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The Telecom Digest for Wed, 05 Jan 2022
Volume 41 : Issue 4 : "text" format

table of contents
Re: Classic BlackBerry phones will stop working January 4
I've been given a Google Pixel Fi phone. Now what?
Re: Delays and disruptions from C-band 5G interference could cost airlines billions

Message-ID: <sqv96u$619$1@dont-email.me> Date: 3 Jan 2022 11:45:18 -0500 From: "Michael Trew" <michael.trew@att.net> Subject: Re: Classic BlackBerry phones will stop working January 4 On 1/2/2022 13:06, Sean Murphy wrote: > By Samantha Murphy Kelly > > (CNN)You soon won't be able to use that old BlackBerry phone sitting > at the bottom of your drawer somewhere. > > Starting Tuesday, January 4, the company will stop running support for > its classic devices running BlackBerry 10, 7.1 OS and earlier. This > means all of its older devices not running on Android software will no > longer be able to use data, send text messages, access the internet or > make calls, even to 911. > > https://www.cnn.com/2022/01/01/tech/blackberry-end-of-life/index.html I've read through that article, but I still do not understand the technical aspects of it. For instance: I have a Nokia 3390 from 2001 here. It's a 2G only phone, but if I pop the SIM card from my current phone (T-Mobile) into it, it still receives calls and text messages, almost 21 years later. I don't understand how "stopping support" can make the basic functions of the phone cease to work. Do the cellular signals to/from the phone some how relay through Blackberry's data servers? One would think that calls/texts/data would be direct signals from your wireless carrier to your phone.
Message-ID: <3f31b2c5-46af-e760-6cf2-c11e26492dc7@gmail.com> Date: 4 Jan 2022 14:56:46 -0500 From: Bill Horne <malQRMassimilation@gmail.com> Subject: I've been given a Google Pixel Fi phone. Now what? A kind neighbor has given me a used Google Pixel Fi phone, and I'd appreciate your help to make use of it without spending too much. Please answer these questions for me: 1. The phone is model G-2PW4100. Is this model able to work with 4G service? 2. Google offers a "Low Cost" plan with "Unlimited talk and text," which they say is great if I can use WiFi a lot, but the $20 they quote on the first page turns into "$20-$80" when it's time to give them a credit card number. It turns out that they want to be paid by the Gigabyte for data. Can I limit data use? 3. Verizon is the only reliable cellular carrier in my area. Does Google use them? If not, which one? 4. Verizon has been offering a prepaid plan for $20/month. Can this phone be used with that? I don't need data. 5. If someone gave this phone to you, what would you do with it? Thanks for your help. Bill Horne -- (Remove QRM from my email address to write to me directly)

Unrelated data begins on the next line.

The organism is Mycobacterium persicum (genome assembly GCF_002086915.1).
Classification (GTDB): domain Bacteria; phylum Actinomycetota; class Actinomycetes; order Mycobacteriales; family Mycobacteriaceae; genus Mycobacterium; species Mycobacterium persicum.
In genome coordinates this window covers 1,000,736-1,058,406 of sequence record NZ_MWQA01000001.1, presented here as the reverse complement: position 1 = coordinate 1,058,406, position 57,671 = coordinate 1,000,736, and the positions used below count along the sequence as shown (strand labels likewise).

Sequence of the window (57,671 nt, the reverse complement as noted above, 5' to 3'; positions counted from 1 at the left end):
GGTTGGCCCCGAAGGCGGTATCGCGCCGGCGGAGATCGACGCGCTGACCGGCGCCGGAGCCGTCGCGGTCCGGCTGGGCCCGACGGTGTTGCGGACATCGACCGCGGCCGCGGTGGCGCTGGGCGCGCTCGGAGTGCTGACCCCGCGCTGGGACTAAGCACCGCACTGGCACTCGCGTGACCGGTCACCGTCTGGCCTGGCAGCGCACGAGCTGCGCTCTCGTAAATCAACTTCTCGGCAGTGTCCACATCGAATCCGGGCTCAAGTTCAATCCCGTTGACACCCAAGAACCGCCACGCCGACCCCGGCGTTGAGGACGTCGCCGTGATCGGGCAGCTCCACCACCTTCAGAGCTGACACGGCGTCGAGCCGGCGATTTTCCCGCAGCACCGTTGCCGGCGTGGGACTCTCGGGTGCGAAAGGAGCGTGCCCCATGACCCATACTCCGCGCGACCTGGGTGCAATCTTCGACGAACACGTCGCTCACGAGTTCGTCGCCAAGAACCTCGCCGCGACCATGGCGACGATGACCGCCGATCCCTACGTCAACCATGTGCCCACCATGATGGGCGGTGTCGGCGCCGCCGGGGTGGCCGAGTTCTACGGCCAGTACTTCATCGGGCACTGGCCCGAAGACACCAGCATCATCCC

Message-ID: <sqv8ed$kes$2@dont-email.me> Date: 3 Jan 2022 11:32:14 -0500 From: "Michael Trew" <michael.trew@att.net> Subject: Re: Delays and disruptions from C-band 5G interference could cost airlines billions On 12/31/2021 22:44, Michael Trew wrote: > "Airlines and aviation officials are warning that the resumed rollout of > AT&T and Verizon=E2=80=99s new 5G wireless service in January could lead to > widespread flight delays across the US especially in snowstorms and > other low visibility conditions. > > As reported by Bloomberg, the officials say that C-band 5G threatens to > interfere with altimeters and other equipment on planes and helicopters > that track aircraft altitude. If this happens, it could prohibit planes > from landing in poor visibility, leading to delays, diversions and even > the cancellations of flights." > > https://www.techradar.com/news/us-airlines-are-still-super-worried-about-5g AT&T, Verizon Refuse FAA Request to Delay 5G Launch Cellphone carriers offer to tailor air-safety protections to mirror limits in France AT&T Inc. and Verizon Communications Inc. rebuffed a request from federal transportation officials to delay the launch of new 5G wireless services but offered a counterproposal that would allow limited deployments to move forward this week. The cellphone carriers said Sunday in a letter reviewed by The Wall Street Journal that they could further dim the power of their new 5G service for six months to match limits imposed by regulators in France, giving U.S. authorities more time to study more powerful signals=E2=80=99 effect on air traffic. The plan from the companies, which have said they plan to start service Wednesday, could prolong a standoff between the telecom and aviation industries over how to proceed. https://www.wsj.com/articles/at-t-verizon-refuse-faa-request-to-delay-5g-launch-11641146719

End of telecom Digest Wed, 05 Jan 2022

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